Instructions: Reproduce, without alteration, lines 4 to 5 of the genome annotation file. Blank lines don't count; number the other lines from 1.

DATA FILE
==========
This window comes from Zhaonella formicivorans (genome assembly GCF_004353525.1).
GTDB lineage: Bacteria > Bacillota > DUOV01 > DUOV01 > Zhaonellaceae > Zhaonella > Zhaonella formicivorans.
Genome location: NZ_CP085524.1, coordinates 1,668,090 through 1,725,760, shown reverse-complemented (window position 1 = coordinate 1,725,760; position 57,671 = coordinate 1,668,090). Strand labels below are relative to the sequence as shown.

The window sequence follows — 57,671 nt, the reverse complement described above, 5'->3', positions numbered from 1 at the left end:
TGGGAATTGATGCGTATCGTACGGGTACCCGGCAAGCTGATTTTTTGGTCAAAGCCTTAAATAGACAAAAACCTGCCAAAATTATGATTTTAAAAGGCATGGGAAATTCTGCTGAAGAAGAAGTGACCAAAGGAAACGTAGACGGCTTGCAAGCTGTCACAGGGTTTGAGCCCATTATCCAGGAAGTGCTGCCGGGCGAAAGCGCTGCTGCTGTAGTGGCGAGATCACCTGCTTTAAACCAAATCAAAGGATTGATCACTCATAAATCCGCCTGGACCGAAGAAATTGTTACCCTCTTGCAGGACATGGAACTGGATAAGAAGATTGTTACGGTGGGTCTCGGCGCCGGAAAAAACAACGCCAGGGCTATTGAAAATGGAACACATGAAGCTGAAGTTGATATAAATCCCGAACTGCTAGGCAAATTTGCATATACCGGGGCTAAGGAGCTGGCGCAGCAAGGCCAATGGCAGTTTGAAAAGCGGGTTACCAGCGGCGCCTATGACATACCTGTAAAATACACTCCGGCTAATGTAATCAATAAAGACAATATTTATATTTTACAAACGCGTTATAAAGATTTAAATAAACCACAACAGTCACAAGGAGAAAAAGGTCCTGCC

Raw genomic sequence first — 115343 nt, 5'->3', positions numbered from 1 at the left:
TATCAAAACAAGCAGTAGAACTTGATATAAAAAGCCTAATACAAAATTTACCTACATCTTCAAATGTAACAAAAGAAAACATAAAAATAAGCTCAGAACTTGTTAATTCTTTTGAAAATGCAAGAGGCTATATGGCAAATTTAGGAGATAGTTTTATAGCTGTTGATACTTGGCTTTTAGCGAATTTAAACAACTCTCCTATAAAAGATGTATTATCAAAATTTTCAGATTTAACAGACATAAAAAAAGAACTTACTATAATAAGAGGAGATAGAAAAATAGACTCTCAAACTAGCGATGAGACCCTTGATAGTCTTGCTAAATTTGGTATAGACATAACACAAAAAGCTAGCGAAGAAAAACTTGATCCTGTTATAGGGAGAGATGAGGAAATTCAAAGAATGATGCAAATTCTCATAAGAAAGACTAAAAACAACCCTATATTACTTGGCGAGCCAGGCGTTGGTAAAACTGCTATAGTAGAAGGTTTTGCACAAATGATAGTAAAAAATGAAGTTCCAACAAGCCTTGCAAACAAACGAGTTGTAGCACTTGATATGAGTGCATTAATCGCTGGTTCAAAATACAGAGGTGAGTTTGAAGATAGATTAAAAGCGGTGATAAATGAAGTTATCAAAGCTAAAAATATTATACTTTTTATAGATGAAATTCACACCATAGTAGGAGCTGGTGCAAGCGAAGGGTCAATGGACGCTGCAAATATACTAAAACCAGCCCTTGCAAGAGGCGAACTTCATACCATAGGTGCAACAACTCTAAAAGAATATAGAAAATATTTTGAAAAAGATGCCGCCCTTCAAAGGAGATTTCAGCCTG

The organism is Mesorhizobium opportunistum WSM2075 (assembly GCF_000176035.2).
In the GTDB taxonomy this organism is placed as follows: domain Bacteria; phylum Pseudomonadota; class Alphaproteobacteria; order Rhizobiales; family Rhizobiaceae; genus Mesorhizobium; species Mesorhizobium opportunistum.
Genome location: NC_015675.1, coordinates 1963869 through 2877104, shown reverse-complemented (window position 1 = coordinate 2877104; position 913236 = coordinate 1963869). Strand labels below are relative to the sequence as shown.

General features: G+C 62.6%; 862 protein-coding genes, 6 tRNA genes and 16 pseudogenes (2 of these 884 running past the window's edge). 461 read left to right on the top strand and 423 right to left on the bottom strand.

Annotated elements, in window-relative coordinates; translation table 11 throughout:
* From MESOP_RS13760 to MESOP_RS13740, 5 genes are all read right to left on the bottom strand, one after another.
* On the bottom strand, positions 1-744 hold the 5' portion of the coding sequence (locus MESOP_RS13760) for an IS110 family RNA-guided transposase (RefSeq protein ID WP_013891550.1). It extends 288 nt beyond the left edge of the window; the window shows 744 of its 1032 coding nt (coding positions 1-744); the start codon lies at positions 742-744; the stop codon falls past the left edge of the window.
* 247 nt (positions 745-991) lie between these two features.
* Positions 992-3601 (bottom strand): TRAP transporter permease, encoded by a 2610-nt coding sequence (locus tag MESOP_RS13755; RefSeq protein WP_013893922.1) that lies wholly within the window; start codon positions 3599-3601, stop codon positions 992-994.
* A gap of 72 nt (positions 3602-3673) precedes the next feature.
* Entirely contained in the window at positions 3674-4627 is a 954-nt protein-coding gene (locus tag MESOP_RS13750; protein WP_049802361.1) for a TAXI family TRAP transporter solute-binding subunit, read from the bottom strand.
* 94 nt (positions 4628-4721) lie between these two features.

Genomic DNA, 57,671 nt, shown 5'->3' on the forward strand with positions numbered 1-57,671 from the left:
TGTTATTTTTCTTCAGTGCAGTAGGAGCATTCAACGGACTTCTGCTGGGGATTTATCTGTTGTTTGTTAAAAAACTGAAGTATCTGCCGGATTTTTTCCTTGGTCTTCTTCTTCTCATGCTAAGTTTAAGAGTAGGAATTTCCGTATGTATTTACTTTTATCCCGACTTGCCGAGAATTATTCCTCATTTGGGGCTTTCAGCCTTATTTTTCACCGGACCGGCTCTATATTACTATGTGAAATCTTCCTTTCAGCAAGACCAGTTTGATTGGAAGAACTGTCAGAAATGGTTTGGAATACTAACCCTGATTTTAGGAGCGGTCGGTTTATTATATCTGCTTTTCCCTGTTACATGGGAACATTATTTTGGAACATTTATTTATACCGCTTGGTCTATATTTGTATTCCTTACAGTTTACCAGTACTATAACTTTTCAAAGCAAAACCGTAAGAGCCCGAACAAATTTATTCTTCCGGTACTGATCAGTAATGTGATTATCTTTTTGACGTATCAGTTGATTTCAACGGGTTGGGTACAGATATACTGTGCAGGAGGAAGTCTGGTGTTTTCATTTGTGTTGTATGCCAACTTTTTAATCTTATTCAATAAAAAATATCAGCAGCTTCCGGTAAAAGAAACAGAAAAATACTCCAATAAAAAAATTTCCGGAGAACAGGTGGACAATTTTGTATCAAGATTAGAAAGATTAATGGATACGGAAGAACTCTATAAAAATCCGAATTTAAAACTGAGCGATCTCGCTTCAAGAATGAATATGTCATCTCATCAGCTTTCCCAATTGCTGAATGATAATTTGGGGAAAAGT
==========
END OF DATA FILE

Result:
The window sequence follows — 57,671 nt, the reverse complement described above, 5'->3', positions numbered from 1 at the left end:
TGGGAATTGATGCGTATCGTACGGGTACCCGGCAAGCTGATTTTTTGGTCAAAGCCTTAAATAGACAAAAACCTGCCAAAATTATGATTTTAAAAGGCATGGGAAATTCTGCTGAAGAAGAAGTGACCAAAGGAAACGTAGACGGCTTGCAAGCTGTCACAGGGTTTGAGCCCATTATCCAGGAAGTGCTGCCGGGCGAAAGCGCTGCTGCTGTAGTGGCGAGATCACCTGCTTTAAACCAAATCAAAGGATTGATCACTCATAAATCCGCCTGGACCGAAGAAATTGTTACCCTCTTGCAGGACATGGAACTGGATAAGAAGATTGTTACGGTGGGTCTCGGCGCCGGAAAAAACAACGCCAGGGCTATTGAAAATGGAACACATGAAGCTGAAGTTGATATAAATCCCGAACTGCTAGGCAAATTTGCATATACCGGGGCTAAGGAGCTGGCGCAGCAAGGCCAATGGCAGTTTGAAAAGCGGGTTACCAGCGGCGCCTATGACATACCTGTAAAATACACTCCGGCTAATGTAATCAATAAAGACAATATTTATATTTTACAAACGCGTTATAAAGATTTAAATAAACCACAACAGTCACAAGGAGAAAAAGGTCCTGCC